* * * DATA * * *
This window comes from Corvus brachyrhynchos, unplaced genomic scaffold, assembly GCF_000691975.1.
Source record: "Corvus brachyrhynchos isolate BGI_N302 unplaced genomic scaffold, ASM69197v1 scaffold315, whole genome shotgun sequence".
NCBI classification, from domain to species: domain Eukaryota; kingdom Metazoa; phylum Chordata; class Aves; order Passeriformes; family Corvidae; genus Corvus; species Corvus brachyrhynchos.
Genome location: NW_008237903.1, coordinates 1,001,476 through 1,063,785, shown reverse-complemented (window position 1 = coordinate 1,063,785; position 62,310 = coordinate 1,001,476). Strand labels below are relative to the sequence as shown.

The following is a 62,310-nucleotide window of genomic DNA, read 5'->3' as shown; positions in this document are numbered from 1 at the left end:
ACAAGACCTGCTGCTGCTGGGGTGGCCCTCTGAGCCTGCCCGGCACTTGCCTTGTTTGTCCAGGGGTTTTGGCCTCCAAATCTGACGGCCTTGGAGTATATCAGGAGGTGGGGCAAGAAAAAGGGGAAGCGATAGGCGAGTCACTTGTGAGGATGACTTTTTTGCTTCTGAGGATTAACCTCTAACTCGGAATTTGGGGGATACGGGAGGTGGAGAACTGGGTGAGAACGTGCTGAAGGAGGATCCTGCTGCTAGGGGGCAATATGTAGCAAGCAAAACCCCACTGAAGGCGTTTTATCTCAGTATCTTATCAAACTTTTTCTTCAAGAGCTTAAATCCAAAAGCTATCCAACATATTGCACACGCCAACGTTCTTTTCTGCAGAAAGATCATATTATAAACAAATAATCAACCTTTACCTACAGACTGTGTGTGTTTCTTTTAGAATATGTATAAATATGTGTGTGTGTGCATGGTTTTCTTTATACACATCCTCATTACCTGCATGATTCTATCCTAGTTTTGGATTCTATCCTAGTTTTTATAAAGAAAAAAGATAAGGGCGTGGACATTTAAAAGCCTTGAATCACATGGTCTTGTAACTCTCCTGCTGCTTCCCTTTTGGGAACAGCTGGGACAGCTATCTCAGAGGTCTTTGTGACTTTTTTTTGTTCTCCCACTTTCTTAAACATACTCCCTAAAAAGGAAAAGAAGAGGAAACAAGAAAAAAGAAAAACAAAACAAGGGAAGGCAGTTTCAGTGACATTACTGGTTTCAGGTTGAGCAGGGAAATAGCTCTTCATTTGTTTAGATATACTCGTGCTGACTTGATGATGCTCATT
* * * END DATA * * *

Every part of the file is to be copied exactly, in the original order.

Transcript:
This window comes from Corvus brachyrhynchos, unplaced genomic scaffold, assembly GCF_000691975.1.
Source record: "Corvus brachyrhynchos isolate BGI_N302 unplaced genomic scaffold, ASM69197v1 scaffold315, whole genome shotgun sequence".
NCBI classification, from domain to species: domain Eukaryota; kingdom Metazoa; phylum Chordata; class Aves; order Passeriformes; family Corvidae; genus Corvus; species Corvus brachyrhynchos.
Genome location: NW_008237903.1, coordinates 1,001,476 through 1,063,785, shown reverse-complemented (window position 1 = coordinate 1,063,785; position 62,310 = coordinate 1,001,476). Strand labels below are relative to the sequence as shown.

The following is a 62,310-nucleotide window of genomic DNA, read 5'->3' as shown; positions in this document are numbered from 1 at the left end:
ACAAGACCTGCTGCTGCTGGGGTGGCCCTCTGAGCCTGCCCGGCACTTGCCTTGTTTGTCCAGGGGTTTTGGCCTCCAAATCTGACGGCCTTGGAGTATATCAGGAGGTGGGGCAAGAAAAAGGGGAAGCGATAGGCGAGTCACTTGTGAGGATGACTTTTTTGCTTCTGAGGATTAACCTCTAACTCGGAATTTGGGGGATACGGGAGGTGGAGAACTGGGTGAGAACGTGCTGAAGGAGGATCCTGCTGCTAGGGGGCAATATGTAGCAAGCAAAACCCCACTGAAGGCGTTTTATCTCAGTATCTTATCAAACTTTTTCTTCAAGAGCTTAAATCCAAAAGCTATCCAACATATTGCACACGCCAACGTTCTTTTCTGCAGAAAGATCATATTATAAACAAATAATCAACCTTTACCTACAGACTGTGTGTGTTTCTTTTAGAATATGTATAAATATGTGTGTGTGTGCATGGTTTTCTTTATACACATCCTCATTACCTGCATGATTCTATCCTAGTTTTGGATTCTATCCTAGTTTTTATAAAGAAAAAAGATAAGGGCGTGGACATTTAAAAGCCTTGAATCACATGGTCTTGTAACTCTCCTGCTGCTTCCCTTTTGGGAACAGCTGGGACAGCTATCTCAGAGGTCTTTGTGACTTTTTTTTGTTCTCCCACTTTCTTAAACATACTCCCTAAAAAGGAAAAGAAGAGGAAACAAGAAAAAAGAAAAACAAAACAAGGGAAGGCAGTTTCAGTGACATTACTGGTTTCAGGTTGAGCAGGGAAATAGCTCTTCATTTGTTTAGATATACTCGTGCTGACTTGATGATGCTCATT